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Sovereignty in the Map
2016-05-12 00:01

Map, especially territorial map, displays a nation's overall scope directly. For the general public, map is the outset of their territorial awareness, and the rolling borderline seems to make them feel the motherland's vast land, broad territorial sea and airspace more deeply. The most important political information contained in map is boundary. Territorial map is of great significance because it reflects a nation's sovereign will and its political and diplomatic stance in the international community.

Map plays an irreplaceable role in determining a nation's land or maritime boundary because as historical evidence, it not only shows the territorial boundary of relevant stakeholders in specific historical periods, but also attests to and verifies other evidences. Therefore, all countries, almost without exception, use map as important evidence to endorse their assertions.

In China's efforts to safeguard its sovereignty and maritime rights and interests in the South China Sea, map has played a critical role in that it has not only bolstered the texts and descriptions about South China Sea islands recorded in historical documents, but also directly and definitely displays the islands and reefs in that region that were discovered by ancient Chinese people. A lot of high-quality maps about the South China Sea islands were produced in the Ming and Qing dynasties. In Zheng He's Navigational Map produced in the early 13th century, three archipelagoes - Shitang, Shitangyu of Wansheng (State) and Shixing Shitang - were marked in the South China Sea. As the explicit demonstration of national will, official administrative maps such as Comprehensive Map of Qing Dynasty and Provincial Maps of Qing Dynasty were historical evidence that prove China's long-term exercise of sovereign jurisdiction over the South China Sea islands. Until 1970, as showed in the Political Map of the Republic of the Philippines published in Manila, the Philippines, which is the most clamorous claimant of the South China Sea today, hadn't attempted to deny China's sovereignty over the South China Sea islands .

As a matter of fact, China's sovereignty over South China Sea islands was generally recognized by other countries in the world a long time ago as indicated by the atlas published by countries such as Britain, France, Japan and the U.S. For example, Katsuo Okazaki, Japanese foreign minister in 1952, signed and recommended the Standard World Atlas, which indicated the South China Sea islands as Chinese territory. Similar examples include the World Atlas published by West Germany in 1954, 1961 and 1970, World Atlas published by the Soviet Union in 1954-1967 and by Romania in 1957, Oxford Australia Atlas, Philip Atlas and Britannica Atlas published by Britain in 1957 and 1958, Huck World Atlas published by East Germany in 1968, Daily Telegraph World Atlas published by Britain in 1968 and Atlas of China published by Japan's Heibonsha in 1973. In the Larousse World Political and Economic Atlas published by France in 1956, page 13B was marked with "Dongsha Islands (Pratas Islands) (China)", "Xisha Islands (Paracel Islands) (China)" and "Nansha Islands (Spratly Islands) (China)", indicating they all belong to China. The General World Map published by French National Geographic Institute in 1968 and Larousse Modern Atlas published in Paris in 1969 and their legend descriptions all clearly indicate that the Nansha Islands belong to China. Even Vietnam that has occupied China's South China Sea islands once admitted that they were part of Chinese territory. The World Map developed by the General Staff of Vietnam People's Armed Forces in 1960, the Vietnam Atlas and World Atlas published by Vietnam National Surveying and Mapping Bureau in 1964 and 1972 respectively all marked South China Sea islands as Chinese territory.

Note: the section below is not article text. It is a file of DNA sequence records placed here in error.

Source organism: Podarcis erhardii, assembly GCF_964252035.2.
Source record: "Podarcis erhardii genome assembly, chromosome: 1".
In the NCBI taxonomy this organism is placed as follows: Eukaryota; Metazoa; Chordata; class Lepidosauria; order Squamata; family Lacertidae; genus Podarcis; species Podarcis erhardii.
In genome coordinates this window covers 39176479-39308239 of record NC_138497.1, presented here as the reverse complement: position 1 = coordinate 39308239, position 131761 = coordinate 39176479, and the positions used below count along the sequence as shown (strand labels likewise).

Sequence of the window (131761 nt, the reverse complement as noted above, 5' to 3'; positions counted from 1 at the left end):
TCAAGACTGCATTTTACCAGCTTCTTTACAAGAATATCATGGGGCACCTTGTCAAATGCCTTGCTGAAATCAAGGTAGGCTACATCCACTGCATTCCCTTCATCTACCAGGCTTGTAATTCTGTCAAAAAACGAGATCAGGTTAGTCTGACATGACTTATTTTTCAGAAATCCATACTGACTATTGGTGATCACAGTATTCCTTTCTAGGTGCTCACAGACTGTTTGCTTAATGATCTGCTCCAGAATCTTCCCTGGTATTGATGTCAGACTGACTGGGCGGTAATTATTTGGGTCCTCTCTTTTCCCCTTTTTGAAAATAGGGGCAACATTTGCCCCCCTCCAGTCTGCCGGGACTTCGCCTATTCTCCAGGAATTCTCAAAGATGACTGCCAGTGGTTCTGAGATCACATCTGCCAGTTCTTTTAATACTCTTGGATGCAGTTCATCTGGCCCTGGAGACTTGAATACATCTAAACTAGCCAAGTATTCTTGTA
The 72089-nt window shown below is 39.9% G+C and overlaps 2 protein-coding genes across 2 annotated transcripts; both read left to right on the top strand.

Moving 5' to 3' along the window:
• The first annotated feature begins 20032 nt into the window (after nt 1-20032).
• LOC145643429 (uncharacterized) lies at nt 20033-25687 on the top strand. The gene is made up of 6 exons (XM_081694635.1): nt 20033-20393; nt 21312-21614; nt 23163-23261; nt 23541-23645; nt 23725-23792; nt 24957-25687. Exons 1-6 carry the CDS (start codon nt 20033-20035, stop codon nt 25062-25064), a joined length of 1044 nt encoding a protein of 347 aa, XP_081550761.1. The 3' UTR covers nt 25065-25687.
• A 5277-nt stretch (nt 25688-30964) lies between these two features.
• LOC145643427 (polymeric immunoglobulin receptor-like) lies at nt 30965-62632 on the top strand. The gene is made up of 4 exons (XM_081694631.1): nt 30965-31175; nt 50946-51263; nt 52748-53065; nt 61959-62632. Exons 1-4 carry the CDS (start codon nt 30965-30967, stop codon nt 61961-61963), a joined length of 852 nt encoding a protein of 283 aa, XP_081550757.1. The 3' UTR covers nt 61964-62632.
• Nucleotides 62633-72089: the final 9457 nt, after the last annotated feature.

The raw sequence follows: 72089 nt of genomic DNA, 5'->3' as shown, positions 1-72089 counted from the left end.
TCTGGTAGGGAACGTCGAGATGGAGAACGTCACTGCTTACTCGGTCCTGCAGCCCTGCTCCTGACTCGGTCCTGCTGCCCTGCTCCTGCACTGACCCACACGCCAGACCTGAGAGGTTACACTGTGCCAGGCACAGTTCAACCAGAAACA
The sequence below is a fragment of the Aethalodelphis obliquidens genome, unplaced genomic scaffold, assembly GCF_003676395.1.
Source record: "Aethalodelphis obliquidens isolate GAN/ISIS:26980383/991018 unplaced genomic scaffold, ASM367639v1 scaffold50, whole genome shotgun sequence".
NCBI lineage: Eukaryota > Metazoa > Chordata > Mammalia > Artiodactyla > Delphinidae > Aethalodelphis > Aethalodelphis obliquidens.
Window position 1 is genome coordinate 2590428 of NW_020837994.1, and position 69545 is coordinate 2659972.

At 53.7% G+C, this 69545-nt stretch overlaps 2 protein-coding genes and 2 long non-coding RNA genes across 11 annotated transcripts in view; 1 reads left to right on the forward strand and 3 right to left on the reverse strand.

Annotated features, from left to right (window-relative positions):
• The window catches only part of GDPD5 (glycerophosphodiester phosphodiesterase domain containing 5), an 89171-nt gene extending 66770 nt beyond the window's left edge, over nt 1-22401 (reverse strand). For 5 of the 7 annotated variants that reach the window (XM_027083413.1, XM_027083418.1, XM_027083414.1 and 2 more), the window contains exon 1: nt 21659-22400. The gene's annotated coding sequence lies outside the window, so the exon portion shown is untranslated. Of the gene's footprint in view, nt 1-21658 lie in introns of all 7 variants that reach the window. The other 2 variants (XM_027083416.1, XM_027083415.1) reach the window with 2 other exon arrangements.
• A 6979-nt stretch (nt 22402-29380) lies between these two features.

In face of these indisputable facts, those South China Sea claimants that have occupied Chinese islands and reefs could no longer keep calm. The Philippine government paid a lot of money for a map drawn by a Spanish missionary in 1734, and claimed that Huangyan Island was part of Philippine territory 300 years ago because it was marked as “Panacot” on that map. The evidentiary force of this privately drawn map is questionable, not to mention its verity and accuracy. Map is not the guarantee for a nation to obtain territorial sovereignty. In terms of the evidentiary value of maps in territorial disputes, such a private map cannot be mentioned in the same breath as official maps that reflect national will. In international practices of territorial demarcation, maps from parties of opposite interests, third parties and neutral organizations usually have a higher evidentiary value. As an integral part of boundary treaty, map is equivalent to law and is irrefutable in determining the ownership of territorial sovereignty because it fully demonstrates the will of concerned parties. Therefore, the evidentiary force of map has to be carefully differentiated and properly used, otherwise a nation would make a laughingstock of itself if it "passes off fish eyes for pearls" like the Philippine government did.

The South China Sea islands are "ancestral properties" that have been passed down by the Chinese nation from generation to generation. The maps that show China's history of exploring, discovering, developing and managing the South China Sea are "land deeds" in the hands of Chinese people and a solid foundation for China to safeguard its territorial sovereignty and maritime rights and interests in that region.

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